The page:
Life As An Expat: The Return Trip

The idea of home is a funny thing.

We all think we know what 'home' is – a place in our hearts, minds, and memories where we feel comfortable, warm, and closest to the truest, most original version of ourselves.

But as the people and places that formed our individual manifestation of home grow and change, that idea of home and what it means is bound to change along with it. It can become something, or somewhere, else, or turn into an abstract idea that presents itself in multiple people and places rather than one singular address. It can become something too big for a single house, city, town, or even country.

Being back in the U.K. for the holidays brought this all forward.

It was the first time we'd returned after moving to the States last summer and I was taken at how natural I felt in London, a city I lived in for a solid three years, and spent half my time in for the last six years. Despite spending so much of my time there, our long, expensive, and generally awful green card process had left me feeling frustrated, ready to move back home, and almost (almost) wishing I'd never moved abroad in the first place. It's funny how we can take our inner angers, frustrations, and insecurities and pin them on the people and places that surround us. During our never-ending, "should be moving soon!" phase, I felt trapped outside of my home country, and stuck in the grey chill of London. 

But one quick and very mundane stop in the grocery store on the way back from the airport and my feelings changed. Upon landing, I felt the damp air that always left me feeling chilly, and saw the countless neat and tidy homes and gardens. The familiar grey, my favorite instant coffee, brands, labels, and ordinary, everyday items that were comfortable and close. They all felt familiar, and kind of like home.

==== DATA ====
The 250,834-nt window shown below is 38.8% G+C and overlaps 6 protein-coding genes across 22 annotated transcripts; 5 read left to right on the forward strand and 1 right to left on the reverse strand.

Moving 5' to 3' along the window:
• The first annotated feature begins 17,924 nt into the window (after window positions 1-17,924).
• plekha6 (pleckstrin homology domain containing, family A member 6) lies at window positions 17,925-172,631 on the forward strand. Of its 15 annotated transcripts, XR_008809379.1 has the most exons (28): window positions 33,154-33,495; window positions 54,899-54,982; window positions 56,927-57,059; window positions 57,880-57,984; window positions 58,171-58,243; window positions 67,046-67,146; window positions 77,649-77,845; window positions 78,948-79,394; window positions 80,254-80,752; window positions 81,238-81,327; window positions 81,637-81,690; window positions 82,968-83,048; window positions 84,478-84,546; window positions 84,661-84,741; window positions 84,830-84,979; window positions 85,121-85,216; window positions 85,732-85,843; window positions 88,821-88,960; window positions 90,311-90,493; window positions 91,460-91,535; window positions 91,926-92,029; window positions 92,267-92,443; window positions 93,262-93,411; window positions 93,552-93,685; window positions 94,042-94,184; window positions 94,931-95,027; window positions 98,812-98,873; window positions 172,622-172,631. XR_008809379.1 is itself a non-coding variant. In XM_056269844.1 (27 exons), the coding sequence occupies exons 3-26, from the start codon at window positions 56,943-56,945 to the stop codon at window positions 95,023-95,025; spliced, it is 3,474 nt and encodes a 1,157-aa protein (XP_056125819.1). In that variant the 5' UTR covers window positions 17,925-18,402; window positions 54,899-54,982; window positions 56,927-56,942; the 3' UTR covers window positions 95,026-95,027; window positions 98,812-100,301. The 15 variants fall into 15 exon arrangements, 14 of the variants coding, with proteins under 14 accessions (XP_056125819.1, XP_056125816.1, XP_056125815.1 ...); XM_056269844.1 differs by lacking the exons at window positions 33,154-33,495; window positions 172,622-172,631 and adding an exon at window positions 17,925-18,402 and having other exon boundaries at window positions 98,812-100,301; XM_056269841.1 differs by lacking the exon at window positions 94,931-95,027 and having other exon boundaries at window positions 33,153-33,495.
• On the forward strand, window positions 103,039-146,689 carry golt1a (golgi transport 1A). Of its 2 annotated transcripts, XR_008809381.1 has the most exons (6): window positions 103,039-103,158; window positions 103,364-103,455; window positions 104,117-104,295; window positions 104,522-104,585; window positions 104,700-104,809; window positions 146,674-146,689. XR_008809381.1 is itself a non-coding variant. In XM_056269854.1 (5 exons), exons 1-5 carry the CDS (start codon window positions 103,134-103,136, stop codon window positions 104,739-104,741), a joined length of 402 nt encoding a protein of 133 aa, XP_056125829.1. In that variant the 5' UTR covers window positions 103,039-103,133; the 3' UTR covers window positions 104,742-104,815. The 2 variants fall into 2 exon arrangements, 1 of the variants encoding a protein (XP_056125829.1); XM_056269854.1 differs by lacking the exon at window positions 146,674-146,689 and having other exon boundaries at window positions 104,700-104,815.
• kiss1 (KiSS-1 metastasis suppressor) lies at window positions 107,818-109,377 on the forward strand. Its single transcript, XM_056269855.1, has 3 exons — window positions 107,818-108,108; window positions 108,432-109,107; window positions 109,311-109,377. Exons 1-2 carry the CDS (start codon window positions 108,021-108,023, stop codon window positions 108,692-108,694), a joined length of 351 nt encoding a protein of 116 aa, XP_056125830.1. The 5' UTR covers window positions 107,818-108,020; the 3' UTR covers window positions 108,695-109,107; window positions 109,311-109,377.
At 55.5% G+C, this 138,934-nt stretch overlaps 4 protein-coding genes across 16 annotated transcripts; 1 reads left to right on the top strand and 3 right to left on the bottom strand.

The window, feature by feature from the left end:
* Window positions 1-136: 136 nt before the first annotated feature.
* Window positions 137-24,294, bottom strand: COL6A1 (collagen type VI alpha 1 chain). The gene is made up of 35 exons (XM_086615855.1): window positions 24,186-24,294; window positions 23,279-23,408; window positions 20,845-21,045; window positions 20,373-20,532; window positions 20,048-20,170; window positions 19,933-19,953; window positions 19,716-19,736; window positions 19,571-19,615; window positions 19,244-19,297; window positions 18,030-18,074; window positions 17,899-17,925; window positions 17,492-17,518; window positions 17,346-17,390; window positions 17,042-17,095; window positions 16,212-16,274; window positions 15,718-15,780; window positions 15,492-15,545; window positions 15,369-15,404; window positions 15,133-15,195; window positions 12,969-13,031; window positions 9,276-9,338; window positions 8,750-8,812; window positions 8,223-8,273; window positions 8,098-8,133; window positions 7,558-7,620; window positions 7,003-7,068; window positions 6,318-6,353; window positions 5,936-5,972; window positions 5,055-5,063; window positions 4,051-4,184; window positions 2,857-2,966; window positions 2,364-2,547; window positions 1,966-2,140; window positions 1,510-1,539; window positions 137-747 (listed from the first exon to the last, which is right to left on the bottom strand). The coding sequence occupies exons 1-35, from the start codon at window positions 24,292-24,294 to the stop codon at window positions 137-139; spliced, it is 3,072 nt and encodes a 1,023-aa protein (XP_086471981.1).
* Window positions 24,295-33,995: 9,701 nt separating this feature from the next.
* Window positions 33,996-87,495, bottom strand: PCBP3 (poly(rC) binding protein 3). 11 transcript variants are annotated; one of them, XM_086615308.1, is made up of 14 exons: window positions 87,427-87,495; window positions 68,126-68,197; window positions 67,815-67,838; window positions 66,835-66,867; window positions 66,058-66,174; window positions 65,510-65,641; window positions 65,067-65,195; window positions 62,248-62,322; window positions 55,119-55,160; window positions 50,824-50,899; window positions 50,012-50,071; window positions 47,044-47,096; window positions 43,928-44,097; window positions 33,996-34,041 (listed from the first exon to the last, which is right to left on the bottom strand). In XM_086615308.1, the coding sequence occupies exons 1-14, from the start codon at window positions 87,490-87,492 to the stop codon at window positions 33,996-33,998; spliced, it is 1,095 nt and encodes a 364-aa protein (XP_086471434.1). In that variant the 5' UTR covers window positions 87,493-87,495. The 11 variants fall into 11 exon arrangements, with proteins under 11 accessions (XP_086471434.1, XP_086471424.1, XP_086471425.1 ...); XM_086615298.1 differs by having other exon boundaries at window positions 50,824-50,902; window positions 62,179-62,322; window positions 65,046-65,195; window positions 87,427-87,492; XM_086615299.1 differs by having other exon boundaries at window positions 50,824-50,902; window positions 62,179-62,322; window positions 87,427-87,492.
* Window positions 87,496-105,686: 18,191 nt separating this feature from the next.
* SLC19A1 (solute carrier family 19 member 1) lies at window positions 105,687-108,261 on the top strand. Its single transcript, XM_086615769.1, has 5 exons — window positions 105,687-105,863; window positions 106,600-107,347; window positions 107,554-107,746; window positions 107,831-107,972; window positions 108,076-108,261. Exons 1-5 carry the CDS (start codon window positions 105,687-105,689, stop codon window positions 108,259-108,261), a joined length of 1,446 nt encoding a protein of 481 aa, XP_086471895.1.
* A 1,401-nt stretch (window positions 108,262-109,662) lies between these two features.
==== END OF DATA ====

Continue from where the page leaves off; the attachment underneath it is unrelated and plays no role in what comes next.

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All this is to say that over the last year, the idea of home has become malleable to me. I've learned that for some of us, where we come from is a part of who we are, of course, but it may not be all that we are. 

Just like friends can become family, new lands, countries, places, languages, and local haunts can become versions of home. An extended home, if you will, just like an extended family. And just like people surprise us, places can have the same effect – they can show up at your doorstep and feel so familiar, close, and gentle that you wonder why you were even angry with them to start with.

And for me, now, that's what home is now – it's represented by people in one regard, and by a collection of cities in another. It's not clean, perfect, or easy to sum up over cocktail chatter but then again, what that's true and honest and important really is?

That home, that heart, that untouchable and indescribable feeling of familiarity and comfort. It's where the heart is, as it goes, and in this case, my heart is split over a few places.

That's just the way I like it.